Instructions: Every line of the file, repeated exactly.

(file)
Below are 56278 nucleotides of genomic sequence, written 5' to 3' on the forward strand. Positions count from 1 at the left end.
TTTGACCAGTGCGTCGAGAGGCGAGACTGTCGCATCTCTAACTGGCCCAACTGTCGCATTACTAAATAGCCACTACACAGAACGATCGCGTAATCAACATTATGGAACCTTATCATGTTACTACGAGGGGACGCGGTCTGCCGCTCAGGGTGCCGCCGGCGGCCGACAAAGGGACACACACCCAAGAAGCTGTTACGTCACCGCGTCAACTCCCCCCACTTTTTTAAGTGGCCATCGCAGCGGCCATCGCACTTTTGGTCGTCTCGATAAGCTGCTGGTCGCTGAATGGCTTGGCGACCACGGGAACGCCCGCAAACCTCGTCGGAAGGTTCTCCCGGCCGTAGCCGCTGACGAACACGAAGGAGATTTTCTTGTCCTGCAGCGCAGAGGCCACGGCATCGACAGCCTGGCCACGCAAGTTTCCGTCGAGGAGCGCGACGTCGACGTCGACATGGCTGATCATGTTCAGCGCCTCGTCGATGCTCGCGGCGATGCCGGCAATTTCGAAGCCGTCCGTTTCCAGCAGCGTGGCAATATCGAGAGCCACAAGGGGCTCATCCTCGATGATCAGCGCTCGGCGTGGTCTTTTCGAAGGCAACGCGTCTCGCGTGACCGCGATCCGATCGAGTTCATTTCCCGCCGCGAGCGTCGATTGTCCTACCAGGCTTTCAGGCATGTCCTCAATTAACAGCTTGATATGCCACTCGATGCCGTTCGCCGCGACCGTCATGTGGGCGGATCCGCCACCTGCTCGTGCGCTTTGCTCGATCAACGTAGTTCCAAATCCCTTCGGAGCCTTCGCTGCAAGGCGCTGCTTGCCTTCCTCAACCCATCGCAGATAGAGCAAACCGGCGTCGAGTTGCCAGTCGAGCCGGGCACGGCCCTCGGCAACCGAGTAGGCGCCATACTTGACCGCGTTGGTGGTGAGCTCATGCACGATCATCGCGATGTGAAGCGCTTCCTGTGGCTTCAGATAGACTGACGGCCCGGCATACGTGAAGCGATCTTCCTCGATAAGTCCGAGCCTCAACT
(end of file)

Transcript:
Below are 56278 nucleotides of genomic sequence, written 5' to 3' on the forward strand. Positions count from 1 at the left end.
TTTGACCAGTGCGTCGAGAGGCGAGACTGTCGCATCTCTAACTGGCCCAACTGTCGCATTACTAAATAGCCACTACACAGAACGATCGCGTAATCAACATTATGGAACCTTATCATGTTACTACGAGGGGACGCGGTCTGCCGCTCAGGGTGCCGCCGGCGGCCGACAAAGGGACACACACCCAAGAAGCTGTTACGTCACCGCGTCAACTCCCCCCACTTTTTTAAGTGGCCATCGCAGCGGCCATCGCACTTTTGGTCGTCTCGATAAGCTGCTGGTCGCTGAATGGCTTGGCGACCACGGGAACGCCCGCAAACCTCGTCGGAAGGTTCTCCCGGCCGTAGCCGCTGACGAACACGAAGGAGATTTTCTTGTCCTGCAGCGCAGAGGCCACGGCATCGACAGCCTGGCCACGCAAGTTTCCGTCGAGGAGCGCGACGTCGACGTCGACATGGCTGATCATGTTCAGCGCCTCGTCGATGCTCGCGGCGATGCCGGCAATTTCGAAGCCGTCCGTTTCCAGCAGCGTGGCAATATCGAGAGCCACAAGGGGCTCATCCTCGATGATCAGCGCTCGGCGTGGTCTTTTCGAAGGCAACGCGTCTCGCGTGACCGCGATCCGATCGAGTTCATTTCCCGCCGCGAGCGTCGATTGTCCTACCAGGCTTTCAGGCATGTCCTCAATTAACAGCTTGATATGCCACTCGATGCCGTTCGCCGCGACCGTCATGTGGGCGGATCCGCCACCTGCTCGTGCGCTTTGCTCGATCAACGTAGTTCCAAATCCCTTCGGAGCCTTCGCTGCAAGGCGCTGCTTGCCTTCCTCAACCCATCGCAGATAGAGCAAACCGGCGTCGAGTTGCCAGTCGAGCCGGGCACGGCCCTCGGCAACCGAGTAGGCGCCATACTTGACCGCGTTGGTGGTGAGCTCATGCACGATCATCGCGATGTGAAGCGCTTCCTGTGGCTTCAGATAGACTGACGGCCCGGCATACGTGAAGCGATCTTCCTCGATAAGTCCGAGCCTCAACT